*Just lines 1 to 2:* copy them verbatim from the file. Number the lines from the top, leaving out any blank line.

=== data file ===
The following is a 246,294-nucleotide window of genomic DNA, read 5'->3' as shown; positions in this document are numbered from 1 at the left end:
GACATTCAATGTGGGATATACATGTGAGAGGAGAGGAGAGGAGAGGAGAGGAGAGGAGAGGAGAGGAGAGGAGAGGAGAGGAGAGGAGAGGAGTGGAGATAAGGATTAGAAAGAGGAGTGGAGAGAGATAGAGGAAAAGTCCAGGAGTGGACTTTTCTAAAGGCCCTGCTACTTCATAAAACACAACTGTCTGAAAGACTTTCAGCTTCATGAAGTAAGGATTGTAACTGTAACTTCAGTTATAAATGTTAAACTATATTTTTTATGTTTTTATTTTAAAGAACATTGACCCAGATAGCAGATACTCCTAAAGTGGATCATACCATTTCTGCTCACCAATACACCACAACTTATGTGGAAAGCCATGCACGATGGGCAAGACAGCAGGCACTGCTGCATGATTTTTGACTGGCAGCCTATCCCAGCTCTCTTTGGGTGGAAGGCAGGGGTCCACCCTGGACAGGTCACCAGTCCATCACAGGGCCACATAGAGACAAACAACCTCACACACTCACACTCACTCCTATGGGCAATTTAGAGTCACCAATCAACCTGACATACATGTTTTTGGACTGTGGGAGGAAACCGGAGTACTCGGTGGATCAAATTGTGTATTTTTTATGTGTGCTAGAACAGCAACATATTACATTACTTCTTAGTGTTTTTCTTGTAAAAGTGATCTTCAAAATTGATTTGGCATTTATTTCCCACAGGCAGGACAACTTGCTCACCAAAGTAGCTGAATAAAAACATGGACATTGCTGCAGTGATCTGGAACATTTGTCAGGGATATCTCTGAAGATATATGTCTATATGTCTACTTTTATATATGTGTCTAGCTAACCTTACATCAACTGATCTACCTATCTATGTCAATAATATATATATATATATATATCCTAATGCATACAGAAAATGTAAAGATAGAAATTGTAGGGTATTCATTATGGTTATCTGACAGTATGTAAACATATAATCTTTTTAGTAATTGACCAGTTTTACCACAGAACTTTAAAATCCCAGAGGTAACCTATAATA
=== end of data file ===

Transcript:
The following is a 246,294-nucleotide window of genomic DNA, read 5'->3' as shown; positions in this document are numbered from 1 at the left end:
GACATTCAATGTGGGATATACATGTGAGAGGAGAGGAGAGGAGAGGAGAGGAGAGGAGAGGAGAGGAGAGGAGAGGAGAGGAGAGGAGAGGAGTGGAGATAAGGATTAGAAAGAGGAGTGGAGAGAGATAGAGGAAAAGTCCAGGAGTGGACTTTTCTAAAGGCCCTGCTACTTCATAAAACACAACTGTCTGAAAGACTTTCAGCTTCATGAAGTAAGGATTGTAACTGTAACTTCAGTTATAAATGTTAAACTATATTTTTTATGTTTTTATTTTAAAGAACATTGACCCAGATAGCAGATACTCCTAAAGTGGATCATACCATTTCTGCTCACCAATACACCACAACTTATGTGGAAAGCCATGCACGATGGGCAAGACAGCAGGCACTGCTGCATGATTTTTGACTGGCAGCCTATCCCAGCTCTCTTTGGGTGGAAGGCAGGGGTCCACCCTGGACAGGTCACCAGTCCATCACAGGGCCACATAGAGACAAACAACCTCACACACTCACACTCACTCCTATGGGCAATTTAGAGTCACCAATCAACCTGACATACATGTTTTTGGACTGTGGGAGGAAACCGGAGTACTCGGTGGATCAAATTGTGTATTTTTTATGTGTGCTAGAACAGCAACATATTACATTACTTCTTAGTGTTTTTCTTGTAAAAGTGATCTTCAAAATTGATTTGGCATTTATTTCCCACAGGCAGGACAACTTGCTCACCAAAGTAGCTGAATAAAAACATGGACATTGCTGCAGTGATCTGGAACATTTGTCAGGGATATCTCTGAAGATATATGTCTATATGTCTACTTTTATATATGTGTCTAGCTAACCTTACATCAACTGATCTACCTATCTATGTCAATAATATATATATATATATATATCCTAATGCATACAGAAAATGTAAAGATAGAAATTGTAGGGTATTCATTATGGTTATCTGACAGTATGTAAACATATAATCTTTTTAGTAATTGACCAGTTTTACCACAGAACTTTAAAATCCCAGAGGTAACCTATAATA